Brian Hall, who has died after a lengthy and courageous battle against leukaemia, was one of the overlooked, but key components in Bill Shankly’s second great Liverpool team of the early 1970s. He never touched the heights of team mates such as John Toshack or Kevin Keegan, but his industrious box-to-box midfield running and sheer enthusiasm was a crucial ingredient in the team’s success.
Like many unsung “English” midfielders, Hall was Scottish. He was born in Glasgow, but the Hall family moved to Preston where he was raised and educated, at Preston Grammar School, where he was an outstanding player in the school team.
Preston North End kept a close watch on local talent and the schoolboy Hall was soon training at Deepdale in the evenings, when Sir Tom Finney would be on hand to lend inspiration.
North End wanted to take him into their full-time youth development programme, but his physics teacher at Preston Grammar School convinced his parents, and Brian, that any boy who could, as he did, take his O Levels a year early had the potential to go to university.
He turned down North End’s overture and headed to Liverpool University to study mathematics. This was an easy decision to make in 1964, at the height of Beatlemania and the Merseybeat boom.
He was content to play football for the university, but Derek Thompson, one of his friends, knew Phil Thompson, the future Liverpool and England captain.
The unrelated Thompsons had a conversation and Hall was invited to Mellwood, Liverpool’s training ground. Impressing in a trial, he signed for the club as an amateur.
To help eke out his grant, Hall took a part-time job as a conductor on Ribble Buses, and, arriving at Mellwood in uniform one morning for pre-season training, he was asked by Bill Shankly – who knew him as “the student boy”: “Do you need a degree to be a bus driver these days, son”?
Hall explained about the part-time job and that he came from Preston – this, and an admitted admiration for Finney, immediately elevated him in Shankly’s eyes; the manager had, after all, spent his best playing years at Deepdale and Hall became a favourite.
Graduating with a Bsc in maths, Hall signed as a full-timer in 1968, being dubbed “Little Bamber” in the dressing room. His fellow graduate, Steve Heighway, was “Big Bamber”, in a reference to the then University Challenge host, Bamber Gascoigne.
He did not have long to wait for his first-team chance, making the first of his 224 Liverpool appearances, as a replacement for Roger Hunt, against Stoke City in April, 1969.
It took him some time to become a regular, however, but his standing within the club grew after his match-winning goal against Everton in the 1971 FA Cup semi-final. This was the first of the 24 goals he would score for Liverpool.
Among his honours during his eight-year playing stint at Anfield were League Championship medals in 1973 and 1976 and an FA Cup Winner’s medal in 1974, when his outrageous dummy set Keegan up to score the opener in Liverpool’s 3-0 demolition of Newcastle United in what was Shankly’s last game as Liverpool manager.
He also won two Uefa Cup Winner’s medals – without playing more than 28 minutes in the games.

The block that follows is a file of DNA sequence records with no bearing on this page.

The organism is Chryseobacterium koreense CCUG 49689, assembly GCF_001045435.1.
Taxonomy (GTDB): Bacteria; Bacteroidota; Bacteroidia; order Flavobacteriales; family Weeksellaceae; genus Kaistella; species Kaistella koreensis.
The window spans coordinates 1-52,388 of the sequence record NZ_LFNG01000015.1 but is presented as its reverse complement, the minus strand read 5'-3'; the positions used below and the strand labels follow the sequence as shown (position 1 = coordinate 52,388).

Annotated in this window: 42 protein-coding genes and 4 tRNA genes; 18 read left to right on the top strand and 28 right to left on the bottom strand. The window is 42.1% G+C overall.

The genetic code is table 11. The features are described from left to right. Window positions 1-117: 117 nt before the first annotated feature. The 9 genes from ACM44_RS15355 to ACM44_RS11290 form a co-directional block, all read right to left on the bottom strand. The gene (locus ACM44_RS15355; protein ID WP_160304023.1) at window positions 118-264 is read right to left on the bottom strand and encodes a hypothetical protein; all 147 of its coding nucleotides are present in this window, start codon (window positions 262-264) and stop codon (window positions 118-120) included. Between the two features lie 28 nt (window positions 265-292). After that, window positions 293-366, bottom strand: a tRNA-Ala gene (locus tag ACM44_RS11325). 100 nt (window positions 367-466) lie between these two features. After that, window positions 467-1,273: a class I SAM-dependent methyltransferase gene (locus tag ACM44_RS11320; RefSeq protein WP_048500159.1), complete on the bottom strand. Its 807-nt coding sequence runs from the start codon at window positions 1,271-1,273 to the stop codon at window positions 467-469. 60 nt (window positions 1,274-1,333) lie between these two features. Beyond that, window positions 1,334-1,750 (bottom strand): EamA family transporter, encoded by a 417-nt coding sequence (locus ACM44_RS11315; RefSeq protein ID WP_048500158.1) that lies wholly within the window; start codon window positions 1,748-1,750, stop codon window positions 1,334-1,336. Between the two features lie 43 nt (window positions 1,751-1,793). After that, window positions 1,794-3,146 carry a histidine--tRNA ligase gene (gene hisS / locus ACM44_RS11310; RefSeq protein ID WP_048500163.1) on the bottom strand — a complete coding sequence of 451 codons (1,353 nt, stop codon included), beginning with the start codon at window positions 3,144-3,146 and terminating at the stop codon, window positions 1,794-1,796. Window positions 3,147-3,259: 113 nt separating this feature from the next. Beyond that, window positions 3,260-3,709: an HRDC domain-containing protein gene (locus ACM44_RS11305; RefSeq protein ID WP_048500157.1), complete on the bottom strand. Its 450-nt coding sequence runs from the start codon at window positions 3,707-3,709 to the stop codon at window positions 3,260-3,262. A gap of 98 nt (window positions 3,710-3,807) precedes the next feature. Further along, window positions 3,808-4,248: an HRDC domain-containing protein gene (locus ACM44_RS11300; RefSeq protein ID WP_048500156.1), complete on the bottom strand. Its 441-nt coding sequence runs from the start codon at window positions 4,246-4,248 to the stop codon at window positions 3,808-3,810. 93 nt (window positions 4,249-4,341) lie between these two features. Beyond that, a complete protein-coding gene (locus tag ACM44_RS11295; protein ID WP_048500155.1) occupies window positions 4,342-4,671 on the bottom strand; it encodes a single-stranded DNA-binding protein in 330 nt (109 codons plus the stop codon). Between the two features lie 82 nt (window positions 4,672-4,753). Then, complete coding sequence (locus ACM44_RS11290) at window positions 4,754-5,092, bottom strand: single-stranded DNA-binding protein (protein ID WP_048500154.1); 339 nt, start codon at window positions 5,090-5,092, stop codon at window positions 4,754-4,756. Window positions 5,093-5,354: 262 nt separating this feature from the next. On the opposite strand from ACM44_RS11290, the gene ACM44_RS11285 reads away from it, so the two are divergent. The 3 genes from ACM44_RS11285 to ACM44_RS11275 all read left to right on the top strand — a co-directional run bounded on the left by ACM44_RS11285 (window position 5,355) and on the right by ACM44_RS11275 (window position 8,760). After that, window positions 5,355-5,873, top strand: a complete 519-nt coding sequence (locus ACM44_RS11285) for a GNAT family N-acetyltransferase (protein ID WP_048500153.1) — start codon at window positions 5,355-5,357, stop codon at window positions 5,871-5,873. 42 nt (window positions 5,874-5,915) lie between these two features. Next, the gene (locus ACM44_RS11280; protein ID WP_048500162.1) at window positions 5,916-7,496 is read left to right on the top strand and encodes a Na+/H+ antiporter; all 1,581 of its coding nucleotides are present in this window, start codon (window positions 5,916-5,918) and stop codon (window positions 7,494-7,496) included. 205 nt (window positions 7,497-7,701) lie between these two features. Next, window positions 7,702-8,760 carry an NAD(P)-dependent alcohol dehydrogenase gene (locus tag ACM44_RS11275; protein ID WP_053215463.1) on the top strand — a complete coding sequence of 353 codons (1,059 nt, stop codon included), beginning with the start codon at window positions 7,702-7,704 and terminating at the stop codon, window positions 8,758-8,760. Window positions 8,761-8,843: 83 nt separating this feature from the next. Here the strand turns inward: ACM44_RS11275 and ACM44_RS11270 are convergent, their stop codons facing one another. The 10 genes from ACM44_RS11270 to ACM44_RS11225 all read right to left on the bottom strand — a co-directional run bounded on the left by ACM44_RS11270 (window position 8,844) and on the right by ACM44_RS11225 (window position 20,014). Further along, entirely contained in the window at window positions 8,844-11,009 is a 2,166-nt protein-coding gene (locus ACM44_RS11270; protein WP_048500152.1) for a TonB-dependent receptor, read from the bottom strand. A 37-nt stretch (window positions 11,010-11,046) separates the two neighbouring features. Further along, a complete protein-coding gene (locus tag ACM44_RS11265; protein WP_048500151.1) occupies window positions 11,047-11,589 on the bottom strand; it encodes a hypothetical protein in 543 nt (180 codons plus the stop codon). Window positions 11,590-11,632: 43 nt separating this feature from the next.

In 1973 he started the first leg of the two-legged final, against Borussia Mönchengladbach, but the game was abandoned after 28 minutes, during which Shankly had spotted what he believed to be a weakness in the Borussia ranks; so, for the replay the following night, he left-out a very disappointed Hall and put in John Toshack – to do a job on Borussia’s Gunter Netzer.
The plan worked and, realising that Shankly had been right, Hall reluctantly accepted his demotion.
In 1976, with Bob Paisley now the manager, Hall played his part in getting Liverpool to the final, where they faced Club Brugge, but he was an unused substitute in both legs and coming to the end of his Liverpool playing career.
He moved on to Plymouth Argyle at the end of that season, before returning to Lancashire to wind down his career at Burnley, retiring in 1980. Going home to Preston, he had a short spell as a teacher, before joining Preston Borough Council as head of leisure, where he took great pride in helping to ensure public access to the ground, to play on the artificial surface which North End had laid down.
But he was recalled to Liverpool to work in the club’s Community Department, doing PR work and being the Anfield-based liaison officer with the worldwide network of Liverpool FC supporters clubs.
This was a job Hall particularly loved and he was a very popular figure with the fans, both regular Koppites and Liverpool ex-pats around the world.
The bombshell discovery of his leukaemia meant, however, he had to take early retirement in 2011. He battled the disease as wholeheartedly as he had fought for the ball in midfield, but lost that fight earlier this month.
Brian Hall died peacefully at his home in Preston. He is survived by wife Mary, daughters Jane and Elizabeth, son Andrew and grandchildren Thomas, Finlay, Katie, Jack, Reece, Olivia and Grace.
Many Scots footballers have done great things in the service of Preston and Liverpool.
Brian Hall might not have the playing escutcheon of Shankly, Docherty, Beattie, St John, Hansen or Dalglish, but, like them, he will be fondly remembered on Merseyside and in Lancashire.